Emperor Akihito and Empress Michiko wrap up a ceremony Sunday in Tokyo at the National Theatre of Ja...

Japan’s imperial history is a curious mixture of myth and reality. Whether it is about the sacred treasures or the ruling emperor’s lineage with the legendary first emperor of the dynasty, it is shrouded in mystery. Perhaps the most interesting aspect of Japan’s imperial family is its ancientness. It traces back to the legendary Emperor Jimmu, a descendant of the sun goddess Amaterasu, who ascended to the throne in 660 BC. Since that period until the departing Emperor’s father, the Japanese monarchs had been revered as the gods. Emperor Akihito’s father whose turbulent rule, which saw the Japanese defeat in World War 2, ended with his demise in 1989.

The WW2’s defeat brought two changes in Japan’s politics. Not only did it un-divine the institution of the emperor, but it also depoliticized the emperor’s role in Japanese affairs. Since then, the emperor’s political role has been reduced to a ceremonial role, just like a British monarch’s role in the UK’s politics (Herskovitz, 2019).

Although historically the individuals with humble backgrounds, and in some instances, even women have ascended to the throne, the current constitution of Japan prescribes now that only a male offspring in the male line belonging to the imperial lineage will be crowned as an emperor (2019). And this constitutional compulsion that the Japanese Emperor must rule until he dies, became a problem for the aging monarch, perhaps even before he expressed it publicly in 2016. The soft-spoken Emperor had indicated his desire to step down from the throne and urged the lawmakers to legislate according, citing health reasons following his heart surgery and prostate cancer (Hollingsworth, Jozuka, Ripley, & Wakatsuki, 2019). Emperor Akihito had first made his wish known in 2010. But it was on August 08, 2016, that he made it explicitly clear in a video message, expressing his inability to fulfill the ceremonial roles attached to the office that he no longer desires to continue, but is forced to under the constitution. Eventually, special legislation in 2017 paved the way for the emperor to leave the throne to his son. Interestingly, the legislation did not amend the imperial law itself, but was limited to giving the emperor Akihito a one-time exception (Hara, 2019).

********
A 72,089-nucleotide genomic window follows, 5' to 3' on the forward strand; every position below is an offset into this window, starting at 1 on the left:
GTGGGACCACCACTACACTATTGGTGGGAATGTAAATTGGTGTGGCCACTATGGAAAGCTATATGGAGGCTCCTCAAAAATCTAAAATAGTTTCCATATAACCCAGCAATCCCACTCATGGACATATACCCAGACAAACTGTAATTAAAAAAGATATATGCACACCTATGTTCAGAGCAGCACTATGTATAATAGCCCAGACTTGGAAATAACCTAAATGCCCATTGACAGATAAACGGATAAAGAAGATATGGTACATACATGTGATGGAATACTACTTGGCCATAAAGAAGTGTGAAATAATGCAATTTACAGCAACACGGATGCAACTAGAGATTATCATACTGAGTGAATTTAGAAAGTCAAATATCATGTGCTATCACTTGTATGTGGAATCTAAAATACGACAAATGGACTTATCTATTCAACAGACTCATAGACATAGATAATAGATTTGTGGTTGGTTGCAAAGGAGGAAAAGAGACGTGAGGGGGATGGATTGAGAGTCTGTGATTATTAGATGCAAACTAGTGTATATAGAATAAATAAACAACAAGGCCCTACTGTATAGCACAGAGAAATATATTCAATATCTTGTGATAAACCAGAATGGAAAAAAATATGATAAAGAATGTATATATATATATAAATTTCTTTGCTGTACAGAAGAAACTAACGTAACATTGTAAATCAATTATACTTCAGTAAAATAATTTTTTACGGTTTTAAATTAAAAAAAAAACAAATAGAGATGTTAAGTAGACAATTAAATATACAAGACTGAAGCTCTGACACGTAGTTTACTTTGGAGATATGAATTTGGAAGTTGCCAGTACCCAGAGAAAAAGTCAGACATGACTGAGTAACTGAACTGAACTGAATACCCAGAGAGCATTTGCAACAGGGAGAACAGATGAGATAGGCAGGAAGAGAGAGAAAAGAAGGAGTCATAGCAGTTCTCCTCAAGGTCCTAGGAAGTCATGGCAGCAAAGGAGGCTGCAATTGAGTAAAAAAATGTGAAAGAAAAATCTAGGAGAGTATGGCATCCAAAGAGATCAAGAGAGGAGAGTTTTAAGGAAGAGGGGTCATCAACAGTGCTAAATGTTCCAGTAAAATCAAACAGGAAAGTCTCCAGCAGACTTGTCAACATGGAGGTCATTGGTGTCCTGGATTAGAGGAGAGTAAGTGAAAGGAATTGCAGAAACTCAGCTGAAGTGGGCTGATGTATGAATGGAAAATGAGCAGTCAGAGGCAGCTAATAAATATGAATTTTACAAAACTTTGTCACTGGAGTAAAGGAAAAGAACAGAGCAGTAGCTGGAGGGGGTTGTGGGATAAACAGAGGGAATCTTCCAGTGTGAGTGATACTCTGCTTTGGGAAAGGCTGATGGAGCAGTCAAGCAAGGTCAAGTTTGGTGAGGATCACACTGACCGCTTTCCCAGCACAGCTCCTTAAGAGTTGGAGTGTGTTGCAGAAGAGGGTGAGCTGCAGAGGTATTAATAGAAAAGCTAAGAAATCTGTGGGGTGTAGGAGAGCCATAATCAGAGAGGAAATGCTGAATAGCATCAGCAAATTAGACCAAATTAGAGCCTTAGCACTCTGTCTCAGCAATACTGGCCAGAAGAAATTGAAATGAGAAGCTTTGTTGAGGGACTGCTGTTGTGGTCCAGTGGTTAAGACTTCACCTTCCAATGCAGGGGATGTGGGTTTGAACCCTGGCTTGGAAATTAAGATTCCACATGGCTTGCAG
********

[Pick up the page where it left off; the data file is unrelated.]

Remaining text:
Finally, on April 30, 2019, Emperor Akihito formally abdicated, becoming the first monarch to do so in the country’s 200-year history and with this ended the official Heisei era.

Unlike his father’s era, the Emperor Akihito’s reign, now the Emperor Emeritus, is marked by a relative calm and his unprecedented connection with his people, whose love for their monarch was manifest in the huge public gathering outside the Imperial Palace during the abdication ceremony (Hollingsworth, Jozuka, Ripley, & Wakatsuki, 2019). In the ceremony, the outgoing Emperor thanked his people whom he ruled for 30 years (McGurry, 2019).

Before this, an imperial abdication in Japan took place in 1817 with the abdication of Emperor Kokaku and the practice has not been an exception in Japan’s history where over half of the monarchs have abdicated in the favor of their younger successors. It was the Imperial House Law in 1889 during the Meiji government, which had banned the abdication that caused the constitutional barrier for the outgoing Emperor (The Emperor and abdication, 2016).